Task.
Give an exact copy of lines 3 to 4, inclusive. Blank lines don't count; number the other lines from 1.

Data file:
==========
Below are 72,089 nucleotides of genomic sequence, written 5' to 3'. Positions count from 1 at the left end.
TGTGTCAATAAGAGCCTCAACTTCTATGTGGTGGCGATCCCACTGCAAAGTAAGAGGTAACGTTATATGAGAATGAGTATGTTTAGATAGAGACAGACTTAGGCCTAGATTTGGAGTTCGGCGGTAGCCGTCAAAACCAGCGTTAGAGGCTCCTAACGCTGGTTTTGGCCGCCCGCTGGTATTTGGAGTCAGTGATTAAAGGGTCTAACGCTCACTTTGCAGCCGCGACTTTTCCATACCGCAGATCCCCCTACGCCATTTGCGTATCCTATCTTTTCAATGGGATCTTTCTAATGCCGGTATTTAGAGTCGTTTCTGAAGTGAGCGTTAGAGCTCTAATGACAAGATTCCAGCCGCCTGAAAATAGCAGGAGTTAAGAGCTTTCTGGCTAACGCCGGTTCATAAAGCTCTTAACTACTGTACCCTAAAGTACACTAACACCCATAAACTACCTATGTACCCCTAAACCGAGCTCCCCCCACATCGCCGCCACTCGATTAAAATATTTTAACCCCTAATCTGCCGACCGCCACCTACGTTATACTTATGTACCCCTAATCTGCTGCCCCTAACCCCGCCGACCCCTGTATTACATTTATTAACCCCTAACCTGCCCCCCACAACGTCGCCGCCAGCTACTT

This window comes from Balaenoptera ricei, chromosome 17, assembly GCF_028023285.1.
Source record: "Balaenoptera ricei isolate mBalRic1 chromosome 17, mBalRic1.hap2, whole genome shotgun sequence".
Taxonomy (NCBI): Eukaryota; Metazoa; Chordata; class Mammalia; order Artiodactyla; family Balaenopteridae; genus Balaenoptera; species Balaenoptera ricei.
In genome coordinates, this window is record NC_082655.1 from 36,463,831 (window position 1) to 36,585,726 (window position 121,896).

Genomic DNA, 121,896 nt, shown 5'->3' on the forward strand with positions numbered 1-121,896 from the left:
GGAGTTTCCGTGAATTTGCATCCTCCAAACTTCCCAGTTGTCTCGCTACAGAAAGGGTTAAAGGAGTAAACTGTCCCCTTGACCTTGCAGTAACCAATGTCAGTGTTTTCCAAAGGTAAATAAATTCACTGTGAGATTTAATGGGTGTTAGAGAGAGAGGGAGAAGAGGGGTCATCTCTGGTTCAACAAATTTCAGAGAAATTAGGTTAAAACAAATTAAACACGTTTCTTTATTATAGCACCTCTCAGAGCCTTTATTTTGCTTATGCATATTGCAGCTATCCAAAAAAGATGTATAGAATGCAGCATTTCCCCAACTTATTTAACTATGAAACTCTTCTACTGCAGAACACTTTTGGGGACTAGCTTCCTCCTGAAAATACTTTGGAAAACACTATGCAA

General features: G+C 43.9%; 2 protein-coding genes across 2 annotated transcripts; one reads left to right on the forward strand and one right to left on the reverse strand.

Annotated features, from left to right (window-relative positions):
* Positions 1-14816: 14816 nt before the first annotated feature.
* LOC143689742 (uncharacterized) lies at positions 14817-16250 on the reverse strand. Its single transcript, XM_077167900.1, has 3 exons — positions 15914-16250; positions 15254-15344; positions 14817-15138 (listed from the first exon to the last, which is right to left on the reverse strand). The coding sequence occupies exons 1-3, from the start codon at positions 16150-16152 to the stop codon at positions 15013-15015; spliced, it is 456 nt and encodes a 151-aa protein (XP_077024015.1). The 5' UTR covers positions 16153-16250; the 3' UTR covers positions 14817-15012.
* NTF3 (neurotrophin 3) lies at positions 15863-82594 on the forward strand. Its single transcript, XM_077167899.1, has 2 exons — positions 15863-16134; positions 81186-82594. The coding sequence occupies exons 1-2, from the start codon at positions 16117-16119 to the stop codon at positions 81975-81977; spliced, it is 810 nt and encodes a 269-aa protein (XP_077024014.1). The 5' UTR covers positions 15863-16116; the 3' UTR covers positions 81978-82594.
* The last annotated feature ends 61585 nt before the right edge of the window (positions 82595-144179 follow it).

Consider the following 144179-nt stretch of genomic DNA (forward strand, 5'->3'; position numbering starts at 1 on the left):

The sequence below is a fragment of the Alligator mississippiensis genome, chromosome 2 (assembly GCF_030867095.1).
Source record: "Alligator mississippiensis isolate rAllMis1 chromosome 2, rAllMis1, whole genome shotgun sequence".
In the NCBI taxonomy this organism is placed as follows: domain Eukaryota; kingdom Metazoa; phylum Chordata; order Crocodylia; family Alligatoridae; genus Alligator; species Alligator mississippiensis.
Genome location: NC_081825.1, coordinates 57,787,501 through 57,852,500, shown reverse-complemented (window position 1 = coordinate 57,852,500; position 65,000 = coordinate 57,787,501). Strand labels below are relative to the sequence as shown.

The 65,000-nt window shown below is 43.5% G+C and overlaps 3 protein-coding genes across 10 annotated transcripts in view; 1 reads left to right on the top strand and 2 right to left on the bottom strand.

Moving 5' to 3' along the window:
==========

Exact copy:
This window comes from Balaenoptera ricei, chromosome 17, assembly GCF_028023285.1.
Source record: "Balaenoptera ricei isolate mBalRic1 chromosome 17, mBalRic1.hap2, whole genome shotgun sequence".